Broomhill and Sharrow Vale
|Broomhill and Sharrow Vale|
Shown within Sheffield
|Sovereign state||United Kingdom|
|Councillors||Michelle Cook (Labour)|
Kaltum Rivers (Green)
Angela Argenzio (Green)
Broomhill and Sharrow Vale — which includes the districts of Broomhill, Broomhall, Crookesmoor, Endcliffe, Sharrow Vale and Tapton Hill — is one of the 28 electoral wards in City of Sheffield, England. The ward was created following the 2015 local government boundary review out of parts of the old Broomhill, Central and Nether Edge wards. It is located in the western part of the city. The population of the Broomhill ward in 2011 was 16,966 people in 5,708 households, covering an area of 2.7 km2. Broomhill & Sharrow Vale is one of the wards that make up the Sheffield Central Parliamentary Constituency.
According to E. Wilkinson: "Most of what is now Broomhill was used as the Crookesmoor Racecourse from 1711 to 1781, the races only being discontinued when the commons of Ecclesall Bierlow were enclosed between 1778 and 1789. Part of Broomhill lay in Nether Hallam, the common land of which was enclosed in 1791. (The parts lying in Nether Hallam are from the north side of Whitham Road to the east side of Crookes Road, and from the bottom of Endcliffe Crescent, Endcliffe Vale Road, Endcliffe Avenue, Oakholme Road, Westbourne Road from below the old Radio Sheffield building and No. 27, Southbourne Road and the north side of Clarkehouse Road from the bottom of Southbourne Road to Brocco Bank.)
There were a few houses within this area, some of them encroachments on the common land, and a huddle of cottages to the east of the present Botanical Gardens, including an inn "The Ball in the Tree", demolished in 1870. The suburb takes its name from the house built by William Newbould on land to the east of Newbould Lane in 1792, to which he gave the name of "Broomhill", for the simple reason that it was the first house above Broomhall, and was on a hill.
A few more large houses with considerable grounds were built during the next 30 years, but the real beginning of Broomhill was when the turnpike road to Glossop was opened in 1821. Terraces as well as bigger houses followed the road and the first back-to-back houses were built in Peel Street in 1827. Houses also crept down from Crookes as far as Hoole Road, this area being known as Mount Pisgah, a pun on the biblical reference of Moses viewing the holy land from there, since all the land that could be seen to the east was owned by the Holy family. By the early 1830s Broomhill had five public houses, the Ball, Broomhill Tavern, Fox & Duck, Southseas and the Travellers Inn plus a few shops. Whilst growth was steady, the 1840s were years of depression and growth only really resumed in the 1850s when the land above and along Fulwood Road was developed. Most of the former household names in the steel and cutlery industry lived or passed through Broomhill, as did many of the founders of the stores in town, brewers, solicitors and medical practitioners. There was always a fairly substantial population of artisans and small shopkeepers, to service the bigger houses. The shopping centre was the best suburban one and probably reached its peak during the second world war when several stores and shops that had been bombed out in the city came to Broomhill, the foremost being John Walsh Ltd., which moved into the Mount.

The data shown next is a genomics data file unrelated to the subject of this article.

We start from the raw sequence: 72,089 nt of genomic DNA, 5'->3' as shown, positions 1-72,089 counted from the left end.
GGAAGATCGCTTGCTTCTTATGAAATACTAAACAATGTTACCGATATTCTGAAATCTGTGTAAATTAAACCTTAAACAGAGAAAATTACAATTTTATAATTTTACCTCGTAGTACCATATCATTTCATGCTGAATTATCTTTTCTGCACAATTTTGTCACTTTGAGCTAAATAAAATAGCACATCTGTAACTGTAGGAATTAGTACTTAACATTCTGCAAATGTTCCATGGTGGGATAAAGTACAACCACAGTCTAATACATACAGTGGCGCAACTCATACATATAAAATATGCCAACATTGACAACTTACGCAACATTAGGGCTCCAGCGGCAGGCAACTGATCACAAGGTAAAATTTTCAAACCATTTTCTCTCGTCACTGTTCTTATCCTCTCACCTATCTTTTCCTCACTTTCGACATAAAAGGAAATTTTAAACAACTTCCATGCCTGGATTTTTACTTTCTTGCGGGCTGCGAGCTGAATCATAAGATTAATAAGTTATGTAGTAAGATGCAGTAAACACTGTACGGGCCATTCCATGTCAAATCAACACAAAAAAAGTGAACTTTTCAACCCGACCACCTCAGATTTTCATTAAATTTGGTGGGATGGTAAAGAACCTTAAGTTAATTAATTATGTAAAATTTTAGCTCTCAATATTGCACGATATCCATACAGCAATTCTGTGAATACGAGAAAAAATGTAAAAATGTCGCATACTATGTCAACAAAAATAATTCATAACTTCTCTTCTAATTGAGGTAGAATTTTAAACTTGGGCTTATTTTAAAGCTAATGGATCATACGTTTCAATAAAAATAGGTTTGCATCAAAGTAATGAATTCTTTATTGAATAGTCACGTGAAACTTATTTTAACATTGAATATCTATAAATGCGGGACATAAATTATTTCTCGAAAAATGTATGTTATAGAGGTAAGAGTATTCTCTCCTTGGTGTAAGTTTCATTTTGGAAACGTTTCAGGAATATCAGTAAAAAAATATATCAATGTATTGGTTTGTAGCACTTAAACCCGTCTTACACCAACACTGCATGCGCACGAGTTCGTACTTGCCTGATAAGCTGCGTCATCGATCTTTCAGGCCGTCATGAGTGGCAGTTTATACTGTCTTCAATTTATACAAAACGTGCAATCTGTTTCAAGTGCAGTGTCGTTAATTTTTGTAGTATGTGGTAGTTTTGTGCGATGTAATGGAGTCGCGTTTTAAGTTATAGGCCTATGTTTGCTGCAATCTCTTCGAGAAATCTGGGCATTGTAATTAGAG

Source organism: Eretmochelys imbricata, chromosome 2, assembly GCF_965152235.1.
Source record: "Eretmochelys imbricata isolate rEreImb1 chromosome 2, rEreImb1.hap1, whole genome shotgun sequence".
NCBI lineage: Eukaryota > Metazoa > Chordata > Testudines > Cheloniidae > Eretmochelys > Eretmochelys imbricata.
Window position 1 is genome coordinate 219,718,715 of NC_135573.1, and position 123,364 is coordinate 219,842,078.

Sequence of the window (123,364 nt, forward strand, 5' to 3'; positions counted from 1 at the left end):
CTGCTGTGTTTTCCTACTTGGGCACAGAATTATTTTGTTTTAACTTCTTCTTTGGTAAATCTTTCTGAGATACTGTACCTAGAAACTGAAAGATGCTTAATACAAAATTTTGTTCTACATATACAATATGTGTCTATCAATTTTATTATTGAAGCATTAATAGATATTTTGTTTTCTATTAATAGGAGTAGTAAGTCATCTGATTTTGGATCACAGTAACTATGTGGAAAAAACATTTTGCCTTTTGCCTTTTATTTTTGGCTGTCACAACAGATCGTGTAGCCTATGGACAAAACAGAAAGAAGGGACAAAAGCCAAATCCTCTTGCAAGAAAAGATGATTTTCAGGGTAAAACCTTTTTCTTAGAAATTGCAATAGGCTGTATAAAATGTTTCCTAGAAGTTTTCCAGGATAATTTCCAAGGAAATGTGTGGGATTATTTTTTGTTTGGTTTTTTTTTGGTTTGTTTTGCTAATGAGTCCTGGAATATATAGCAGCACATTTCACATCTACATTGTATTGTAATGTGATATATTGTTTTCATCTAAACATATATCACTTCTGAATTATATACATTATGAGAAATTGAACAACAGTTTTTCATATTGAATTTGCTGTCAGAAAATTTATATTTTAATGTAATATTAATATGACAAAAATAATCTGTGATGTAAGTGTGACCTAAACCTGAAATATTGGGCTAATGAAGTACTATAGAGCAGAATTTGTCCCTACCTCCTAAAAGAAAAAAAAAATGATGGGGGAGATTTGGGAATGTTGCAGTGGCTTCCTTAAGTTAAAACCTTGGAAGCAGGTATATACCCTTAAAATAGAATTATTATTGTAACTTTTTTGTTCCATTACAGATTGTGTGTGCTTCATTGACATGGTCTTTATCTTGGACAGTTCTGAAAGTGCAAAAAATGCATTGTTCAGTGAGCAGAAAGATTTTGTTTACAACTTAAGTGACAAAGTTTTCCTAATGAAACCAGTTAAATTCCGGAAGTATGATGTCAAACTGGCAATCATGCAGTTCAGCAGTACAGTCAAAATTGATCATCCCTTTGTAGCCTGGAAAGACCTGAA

The district inspired the former poet laureate Sir John Betjeman to write a poem entitled 'An Edwardian Sunday, Broomhill, Sheffield' which draws on the large stone houses, steel industry and hilly landscapes of the city.
Most of the Halls of Residence of the University of Sheffield are in the area, and it is also home to many other students in privately owned accommodation. One property that is now a student residence, "Fairholme", 18 Oakholme Road, was a large private house converted during World War II for human experimentation on conscientious objectors by the Sorby Research Institute. 'Oakbourne' at 26 Oakholme Road was used from 1940-41 as the HQ for Sheffield and Rotherham Army Command. Considerable bomb damage occurred in the street behind - Westbourne Road - during the December 1940 Sheffield Blitz. The name 'Broomhill' is often taken to refer to the parade of shops on Fulwood Road which includes Sheffield's oldest independent cafe Vittles, a collection of takeaways, four pubs, a Morrisons supermarket and many other local shops and banks.
A concise and detailed history of Broomhill can be found on the Independent Broomhill website History of Broomhill, Sheffield S10 created by Jonathan Bagge.
Districts of Broomhill and Sharrow Vale ward
Broomhill (grid reference ) is a western suburb of Sheffield. Largely developed in the nineteenth century, its prominent buildings include Broomhill Church, The Mount and King Edward VII School, the latter two listed buildings both designed by William Flockton. The area lies west of the main campus of the University of Sheffield and has a large student population, including popular areas such as Parkers Road, and was identified in 2003 as the highest ranking area outside London for overall wealth.